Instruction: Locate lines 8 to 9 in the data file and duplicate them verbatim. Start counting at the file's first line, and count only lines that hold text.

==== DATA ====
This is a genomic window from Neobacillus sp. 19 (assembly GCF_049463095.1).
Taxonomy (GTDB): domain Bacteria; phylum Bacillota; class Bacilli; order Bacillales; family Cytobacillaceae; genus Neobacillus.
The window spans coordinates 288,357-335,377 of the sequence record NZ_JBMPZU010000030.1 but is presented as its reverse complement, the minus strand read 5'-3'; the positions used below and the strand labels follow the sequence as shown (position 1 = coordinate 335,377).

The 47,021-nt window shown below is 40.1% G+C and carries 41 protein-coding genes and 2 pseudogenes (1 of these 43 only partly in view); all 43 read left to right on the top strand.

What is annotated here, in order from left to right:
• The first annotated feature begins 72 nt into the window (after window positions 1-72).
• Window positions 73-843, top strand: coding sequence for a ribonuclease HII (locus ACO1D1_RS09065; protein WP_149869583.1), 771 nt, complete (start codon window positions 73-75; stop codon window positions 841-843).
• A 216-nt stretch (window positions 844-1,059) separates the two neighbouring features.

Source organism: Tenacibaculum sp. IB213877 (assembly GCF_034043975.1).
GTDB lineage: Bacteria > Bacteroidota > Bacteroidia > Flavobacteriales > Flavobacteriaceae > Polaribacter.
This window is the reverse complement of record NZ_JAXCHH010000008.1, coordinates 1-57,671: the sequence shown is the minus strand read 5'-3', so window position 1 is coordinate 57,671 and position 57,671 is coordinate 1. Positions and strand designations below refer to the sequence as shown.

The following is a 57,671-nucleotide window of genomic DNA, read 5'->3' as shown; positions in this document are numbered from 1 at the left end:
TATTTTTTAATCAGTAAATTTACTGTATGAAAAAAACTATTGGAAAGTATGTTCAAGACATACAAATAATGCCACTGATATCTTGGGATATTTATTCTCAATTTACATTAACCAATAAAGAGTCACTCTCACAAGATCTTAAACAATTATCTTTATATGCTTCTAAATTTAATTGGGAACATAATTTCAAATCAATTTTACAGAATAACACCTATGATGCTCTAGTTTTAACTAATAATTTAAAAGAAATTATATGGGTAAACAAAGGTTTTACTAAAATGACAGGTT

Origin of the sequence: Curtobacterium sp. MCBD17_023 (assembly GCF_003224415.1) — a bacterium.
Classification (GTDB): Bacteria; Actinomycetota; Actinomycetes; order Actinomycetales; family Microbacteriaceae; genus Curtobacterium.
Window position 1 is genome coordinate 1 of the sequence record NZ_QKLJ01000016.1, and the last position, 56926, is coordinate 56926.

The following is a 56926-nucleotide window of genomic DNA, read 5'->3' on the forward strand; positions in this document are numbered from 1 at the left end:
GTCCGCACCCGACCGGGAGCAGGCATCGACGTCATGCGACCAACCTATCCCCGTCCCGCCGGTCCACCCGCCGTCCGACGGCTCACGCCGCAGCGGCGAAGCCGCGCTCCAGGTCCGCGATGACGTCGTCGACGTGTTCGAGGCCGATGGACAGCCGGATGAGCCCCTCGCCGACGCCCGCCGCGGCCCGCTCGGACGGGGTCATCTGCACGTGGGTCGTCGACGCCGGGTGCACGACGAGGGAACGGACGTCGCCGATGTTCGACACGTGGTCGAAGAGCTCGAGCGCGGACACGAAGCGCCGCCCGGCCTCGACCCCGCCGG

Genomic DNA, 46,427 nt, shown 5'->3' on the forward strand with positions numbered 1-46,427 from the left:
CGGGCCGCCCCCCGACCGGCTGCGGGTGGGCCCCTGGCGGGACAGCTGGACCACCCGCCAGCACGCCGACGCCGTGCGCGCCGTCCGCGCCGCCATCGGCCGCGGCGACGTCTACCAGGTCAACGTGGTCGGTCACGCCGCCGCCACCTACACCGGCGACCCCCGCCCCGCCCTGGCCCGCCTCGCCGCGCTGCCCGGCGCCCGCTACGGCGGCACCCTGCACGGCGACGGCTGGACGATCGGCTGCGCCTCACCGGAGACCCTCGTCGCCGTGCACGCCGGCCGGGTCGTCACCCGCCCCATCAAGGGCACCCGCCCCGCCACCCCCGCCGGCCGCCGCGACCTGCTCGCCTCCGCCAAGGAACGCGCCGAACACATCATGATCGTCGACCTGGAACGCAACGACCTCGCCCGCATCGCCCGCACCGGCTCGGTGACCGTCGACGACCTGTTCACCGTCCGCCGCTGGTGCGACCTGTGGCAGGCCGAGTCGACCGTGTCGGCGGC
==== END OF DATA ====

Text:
• A 216-nt stretch (window positions 844-1,059) separates the two neighbouring features.

Source organism: Tenacibaculum sp. IB213877 (assembly GCF_034043975.1).